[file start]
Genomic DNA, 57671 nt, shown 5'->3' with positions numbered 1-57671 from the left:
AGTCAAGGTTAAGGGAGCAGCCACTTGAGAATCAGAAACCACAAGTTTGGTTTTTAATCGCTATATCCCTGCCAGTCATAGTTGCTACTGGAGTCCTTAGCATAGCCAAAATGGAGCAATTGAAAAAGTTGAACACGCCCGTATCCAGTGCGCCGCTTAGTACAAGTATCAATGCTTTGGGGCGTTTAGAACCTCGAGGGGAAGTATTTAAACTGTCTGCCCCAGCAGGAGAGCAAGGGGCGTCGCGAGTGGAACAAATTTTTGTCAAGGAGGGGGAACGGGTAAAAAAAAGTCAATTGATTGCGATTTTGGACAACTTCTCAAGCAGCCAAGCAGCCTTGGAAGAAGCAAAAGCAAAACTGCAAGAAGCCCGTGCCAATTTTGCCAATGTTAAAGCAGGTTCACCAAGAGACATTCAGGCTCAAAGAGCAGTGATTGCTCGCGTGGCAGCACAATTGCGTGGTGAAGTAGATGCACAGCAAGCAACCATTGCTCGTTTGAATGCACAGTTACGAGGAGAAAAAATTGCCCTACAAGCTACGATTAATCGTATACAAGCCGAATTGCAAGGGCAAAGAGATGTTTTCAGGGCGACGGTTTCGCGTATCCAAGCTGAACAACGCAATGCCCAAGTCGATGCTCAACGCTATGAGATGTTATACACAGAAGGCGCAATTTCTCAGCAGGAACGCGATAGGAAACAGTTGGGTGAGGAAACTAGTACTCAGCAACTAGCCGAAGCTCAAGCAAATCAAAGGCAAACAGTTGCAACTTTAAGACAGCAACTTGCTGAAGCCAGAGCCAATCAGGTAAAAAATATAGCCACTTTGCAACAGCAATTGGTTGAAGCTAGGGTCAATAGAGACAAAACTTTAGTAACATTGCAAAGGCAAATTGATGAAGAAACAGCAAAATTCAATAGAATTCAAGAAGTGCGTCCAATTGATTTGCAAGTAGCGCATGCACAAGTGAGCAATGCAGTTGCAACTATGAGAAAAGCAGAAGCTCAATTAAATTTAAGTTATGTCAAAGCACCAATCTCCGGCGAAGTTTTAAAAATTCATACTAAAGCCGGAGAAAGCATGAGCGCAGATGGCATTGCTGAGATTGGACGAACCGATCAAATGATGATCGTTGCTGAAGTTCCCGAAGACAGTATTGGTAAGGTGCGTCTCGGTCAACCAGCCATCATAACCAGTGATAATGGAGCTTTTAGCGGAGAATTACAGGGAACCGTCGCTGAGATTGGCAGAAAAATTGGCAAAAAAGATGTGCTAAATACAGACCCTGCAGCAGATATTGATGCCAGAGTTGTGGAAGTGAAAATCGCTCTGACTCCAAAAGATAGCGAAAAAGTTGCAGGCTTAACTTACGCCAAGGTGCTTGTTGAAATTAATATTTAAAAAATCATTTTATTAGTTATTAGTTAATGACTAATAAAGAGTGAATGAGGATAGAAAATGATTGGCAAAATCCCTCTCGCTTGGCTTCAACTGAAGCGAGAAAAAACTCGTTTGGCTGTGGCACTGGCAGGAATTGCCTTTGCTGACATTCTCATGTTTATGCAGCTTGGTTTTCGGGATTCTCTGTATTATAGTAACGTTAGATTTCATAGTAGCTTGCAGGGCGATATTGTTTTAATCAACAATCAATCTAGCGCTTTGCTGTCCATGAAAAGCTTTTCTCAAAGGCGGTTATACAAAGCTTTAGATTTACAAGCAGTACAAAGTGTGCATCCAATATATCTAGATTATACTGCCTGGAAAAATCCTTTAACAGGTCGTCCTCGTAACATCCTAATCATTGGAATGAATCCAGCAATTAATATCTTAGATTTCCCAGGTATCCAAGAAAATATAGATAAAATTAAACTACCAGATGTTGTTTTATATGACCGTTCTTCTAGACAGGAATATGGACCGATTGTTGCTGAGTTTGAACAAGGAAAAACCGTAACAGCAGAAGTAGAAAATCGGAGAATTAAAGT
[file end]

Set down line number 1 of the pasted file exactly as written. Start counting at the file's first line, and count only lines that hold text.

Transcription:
Genomic DNA, 57671 nt, shown 5'->3' with positions numbered 1-57671 from the left: